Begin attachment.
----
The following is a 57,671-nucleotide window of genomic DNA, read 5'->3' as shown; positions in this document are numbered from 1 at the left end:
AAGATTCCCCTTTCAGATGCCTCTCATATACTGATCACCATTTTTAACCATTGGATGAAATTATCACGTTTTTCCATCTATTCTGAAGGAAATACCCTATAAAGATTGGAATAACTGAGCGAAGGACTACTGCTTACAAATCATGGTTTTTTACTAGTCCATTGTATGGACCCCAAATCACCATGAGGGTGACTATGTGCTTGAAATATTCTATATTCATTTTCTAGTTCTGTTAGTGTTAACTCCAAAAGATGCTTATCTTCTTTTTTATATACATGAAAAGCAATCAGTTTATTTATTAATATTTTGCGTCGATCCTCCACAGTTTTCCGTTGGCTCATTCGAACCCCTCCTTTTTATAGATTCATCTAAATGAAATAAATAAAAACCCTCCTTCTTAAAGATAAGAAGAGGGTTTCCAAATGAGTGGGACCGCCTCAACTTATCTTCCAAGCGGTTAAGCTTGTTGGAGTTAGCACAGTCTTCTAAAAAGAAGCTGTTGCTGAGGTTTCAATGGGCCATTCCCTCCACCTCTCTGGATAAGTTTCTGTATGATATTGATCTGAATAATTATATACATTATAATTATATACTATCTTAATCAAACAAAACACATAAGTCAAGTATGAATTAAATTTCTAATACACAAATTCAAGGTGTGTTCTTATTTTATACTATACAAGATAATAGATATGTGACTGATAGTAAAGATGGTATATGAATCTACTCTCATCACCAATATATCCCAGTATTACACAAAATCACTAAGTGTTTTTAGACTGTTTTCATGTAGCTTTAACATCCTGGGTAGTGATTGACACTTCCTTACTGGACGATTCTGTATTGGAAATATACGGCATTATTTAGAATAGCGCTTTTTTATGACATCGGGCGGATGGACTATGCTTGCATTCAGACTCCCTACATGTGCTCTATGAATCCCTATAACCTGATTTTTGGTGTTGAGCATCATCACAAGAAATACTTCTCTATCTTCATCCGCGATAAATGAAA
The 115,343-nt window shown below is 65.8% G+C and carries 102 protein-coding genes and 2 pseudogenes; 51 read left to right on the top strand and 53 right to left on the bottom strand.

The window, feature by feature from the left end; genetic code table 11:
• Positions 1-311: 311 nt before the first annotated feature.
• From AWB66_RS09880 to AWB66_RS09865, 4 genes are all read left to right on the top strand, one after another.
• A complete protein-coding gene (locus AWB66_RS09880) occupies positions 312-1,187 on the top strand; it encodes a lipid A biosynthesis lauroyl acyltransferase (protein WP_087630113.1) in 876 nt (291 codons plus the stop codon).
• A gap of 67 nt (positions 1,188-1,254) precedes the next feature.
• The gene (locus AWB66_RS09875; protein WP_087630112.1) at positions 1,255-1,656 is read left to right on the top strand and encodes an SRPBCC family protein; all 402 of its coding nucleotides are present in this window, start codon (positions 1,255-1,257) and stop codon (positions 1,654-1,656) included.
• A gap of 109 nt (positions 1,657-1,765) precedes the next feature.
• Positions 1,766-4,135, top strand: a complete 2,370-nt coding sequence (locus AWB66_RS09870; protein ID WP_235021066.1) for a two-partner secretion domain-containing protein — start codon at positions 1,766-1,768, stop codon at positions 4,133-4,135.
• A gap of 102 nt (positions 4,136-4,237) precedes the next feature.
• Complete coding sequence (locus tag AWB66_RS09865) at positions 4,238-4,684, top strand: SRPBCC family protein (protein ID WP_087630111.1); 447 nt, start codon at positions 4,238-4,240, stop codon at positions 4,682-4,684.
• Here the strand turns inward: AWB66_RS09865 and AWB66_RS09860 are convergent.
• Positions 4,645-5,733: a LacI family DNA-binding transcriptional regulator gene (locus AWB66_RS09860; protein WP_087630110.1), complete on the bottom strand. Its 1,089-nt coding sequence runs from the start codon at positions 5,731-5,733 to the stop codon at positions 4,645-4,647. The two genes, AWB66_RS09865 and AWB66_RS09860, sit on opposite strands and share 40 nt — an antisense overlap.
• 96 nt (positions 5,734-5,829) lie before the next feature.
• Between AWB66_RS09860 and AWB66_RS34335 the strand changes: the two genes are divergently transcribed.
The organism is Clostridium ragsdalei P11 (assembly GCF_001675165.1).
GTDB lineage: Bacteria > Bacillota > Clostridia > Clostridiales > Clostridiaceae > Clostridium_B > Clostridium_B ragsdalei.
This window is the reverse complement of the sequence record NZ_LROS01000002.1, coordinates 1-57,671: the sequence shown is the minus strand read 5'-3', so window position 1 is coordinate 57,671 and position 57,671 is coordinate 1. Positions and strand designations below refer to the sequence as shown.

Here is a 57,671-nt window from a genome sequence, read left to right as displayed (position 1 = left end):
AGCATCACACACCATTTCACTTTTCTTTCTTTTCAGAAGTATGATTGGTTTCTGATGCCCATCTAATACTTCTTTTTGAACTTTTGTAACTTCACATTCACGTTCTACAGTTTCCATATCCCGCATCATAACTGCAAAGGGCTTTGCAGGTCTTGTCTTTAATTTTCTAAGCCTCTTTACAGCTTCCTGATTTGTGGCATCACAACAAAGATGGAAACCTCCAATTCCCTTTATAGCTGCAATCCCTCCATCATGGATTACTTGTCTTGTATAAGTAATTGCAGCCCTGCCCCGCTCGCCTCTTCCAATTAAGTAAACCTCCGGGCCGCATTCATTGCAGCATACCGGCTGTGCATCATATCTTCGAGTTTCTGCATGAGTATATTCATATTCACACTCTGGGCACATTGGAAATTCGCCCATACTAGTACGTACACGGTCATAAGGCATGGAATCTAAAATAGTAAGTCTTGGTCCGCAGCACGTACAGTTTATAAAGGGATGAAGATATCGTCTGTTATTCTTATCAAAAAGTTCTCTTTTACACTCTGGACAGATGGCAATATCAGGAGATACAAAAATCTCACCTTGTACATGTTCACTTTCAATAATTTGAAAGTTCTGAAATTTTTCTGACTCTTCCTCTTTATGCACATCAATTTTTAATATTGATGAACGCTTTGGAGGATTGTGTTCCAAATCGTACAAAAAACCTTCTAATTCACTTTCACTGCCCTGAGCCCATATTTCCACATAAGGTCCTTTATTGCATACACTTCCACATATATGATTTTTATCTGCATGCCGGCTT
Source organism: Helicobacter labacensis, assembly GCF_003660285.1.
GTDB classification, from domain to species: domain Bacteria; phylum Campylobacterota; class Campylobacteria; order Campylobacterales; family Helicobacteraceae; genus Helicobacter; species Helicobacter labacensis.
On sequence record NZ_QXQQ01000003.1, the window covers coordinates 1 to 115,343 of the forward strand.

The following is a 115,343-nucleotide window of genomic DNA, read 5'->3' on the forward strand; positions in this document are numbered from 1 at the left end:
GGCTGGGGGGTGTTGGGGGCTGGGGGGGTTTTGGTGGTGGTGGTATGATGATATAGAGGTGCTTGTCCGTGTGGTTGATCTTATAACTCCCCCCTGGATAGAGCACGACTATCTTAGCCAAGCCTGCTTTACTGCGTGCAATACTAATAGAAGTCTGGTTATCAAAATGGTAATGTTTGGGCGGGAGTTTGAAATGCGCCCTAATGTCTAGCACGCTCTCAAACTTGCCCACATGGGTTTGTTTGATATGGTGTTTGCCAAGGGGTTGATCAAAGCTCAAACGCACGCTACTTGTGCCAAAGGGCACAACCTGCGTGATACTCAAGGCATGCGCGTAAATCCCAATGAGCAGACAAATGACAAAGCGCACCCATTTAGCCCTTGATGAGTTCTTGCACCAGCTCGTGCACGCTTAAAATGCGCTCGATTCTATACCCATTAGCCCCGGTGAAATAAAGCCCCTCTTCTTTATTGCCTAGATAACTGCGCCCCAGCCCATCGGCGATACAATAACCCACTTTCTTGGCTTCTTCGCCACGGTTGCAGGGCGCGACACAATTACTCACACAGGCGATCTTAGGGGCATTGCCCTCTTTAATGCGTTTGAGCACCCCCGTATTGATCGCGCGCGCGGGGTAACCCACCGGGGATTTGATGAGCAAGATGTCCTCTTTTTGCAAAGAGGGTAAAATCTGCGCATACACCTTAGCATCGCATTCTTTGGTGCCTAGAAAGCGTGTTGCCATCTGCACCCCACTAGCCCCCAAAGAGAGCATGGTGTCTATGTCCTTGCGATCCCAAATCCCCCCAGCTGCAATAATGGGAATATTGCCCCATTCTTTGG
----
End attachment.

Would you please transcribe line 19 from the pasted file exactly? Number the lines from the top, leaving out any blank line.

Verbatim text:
GTDB lineage: Bacteria > Bacillota > Clostridia > Clostridiales > Clostridiaceae > Clostridium_B > Clostridium_B ragsdalei.